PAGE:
In English criminal law, grievous bodily harm (GBH) is a serious offence that is defined under section 18 of the Offences Against the Person Act 1861. It is considered as one of the most serious violent offences and can result in severe punishment, including life imprisonment.
GBH is defined as the intentional infliction of really serious harm on another person. The harm can be either physical or psychological, but it must be serious enough to cause long-term harm or permanent disability. Examples of GBH may include causing a victim to suffer a fractured skull or a severe brain injury, which may lead to permanent disability.
Under English criminal law, there are two types of GBH: wounding with intent and causing grievous bodily harm with intent. Wounding with intent involves the use of a weapon, such as a knife, to inflict a wound or injury on another person with the intention of causing GBH. Causing grievous bodily harm with intent involves intentionally causing serious bodily harm to another person, without necessarily using a weapon.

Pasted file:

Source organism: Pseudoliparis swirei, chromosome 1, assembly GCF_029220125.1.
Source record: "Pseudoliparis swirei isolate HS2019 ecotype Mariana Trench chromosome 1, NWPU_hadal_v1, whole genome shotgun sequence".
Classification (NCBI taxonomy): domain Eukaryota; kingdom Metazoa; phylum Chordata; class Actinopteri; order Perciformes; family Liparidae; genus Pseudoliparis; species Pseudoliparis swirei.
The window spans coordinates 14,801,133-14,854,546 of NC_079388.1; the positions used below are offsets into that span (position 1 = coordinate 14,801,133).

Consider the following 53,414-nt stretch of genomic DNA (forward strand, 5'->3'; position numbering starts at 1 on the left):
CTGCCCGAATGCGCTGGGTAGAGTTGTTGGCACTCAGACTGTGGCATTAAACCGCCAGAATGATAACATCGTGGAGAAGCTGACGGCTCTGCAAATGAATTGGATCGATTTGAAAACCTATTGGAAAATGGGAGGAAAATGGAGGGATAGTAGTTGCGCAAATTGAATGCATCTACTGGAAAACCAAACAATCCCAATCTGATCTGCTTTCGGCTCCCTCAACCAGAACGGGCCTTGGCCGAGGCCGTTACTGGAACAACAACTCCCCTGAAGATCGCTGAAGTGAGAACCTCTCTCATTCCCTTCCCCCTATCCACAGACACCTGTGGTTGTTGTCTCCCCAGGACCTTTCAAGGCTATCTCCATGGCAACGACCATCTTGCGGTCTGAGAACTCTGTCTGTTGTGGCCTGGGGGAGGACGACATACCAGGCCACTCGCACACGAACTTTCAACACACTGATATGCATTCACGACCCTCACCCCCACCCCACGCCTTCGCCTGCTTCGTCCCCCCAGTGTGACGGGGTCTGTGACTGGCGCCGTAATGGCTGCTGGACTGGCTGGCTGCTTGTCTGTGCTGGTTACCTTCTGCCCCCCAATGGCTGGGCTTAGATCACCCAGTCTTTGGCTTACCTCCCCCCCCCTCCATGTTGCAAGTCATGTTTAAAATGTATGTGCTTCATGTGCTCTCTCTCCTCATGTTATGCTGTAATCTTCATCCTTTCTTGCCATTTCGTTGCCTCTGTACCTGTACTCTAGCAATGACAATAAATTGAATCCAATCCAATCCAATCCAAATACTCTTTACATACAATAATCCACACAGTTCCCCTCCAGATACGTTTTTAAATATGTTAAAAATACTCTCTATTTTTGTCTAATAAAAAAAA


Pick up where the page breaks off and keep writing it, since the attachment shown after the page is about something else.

The punishment for GBH in English criminal law depends on the specific circumstances of the case, including the severity of the harm caused and the intention of the perpetrator. If convicted, the offender can face a maximum penalty of life imprisonment.
You can learn more about this topic and relevant case law with our Criminal Law notes.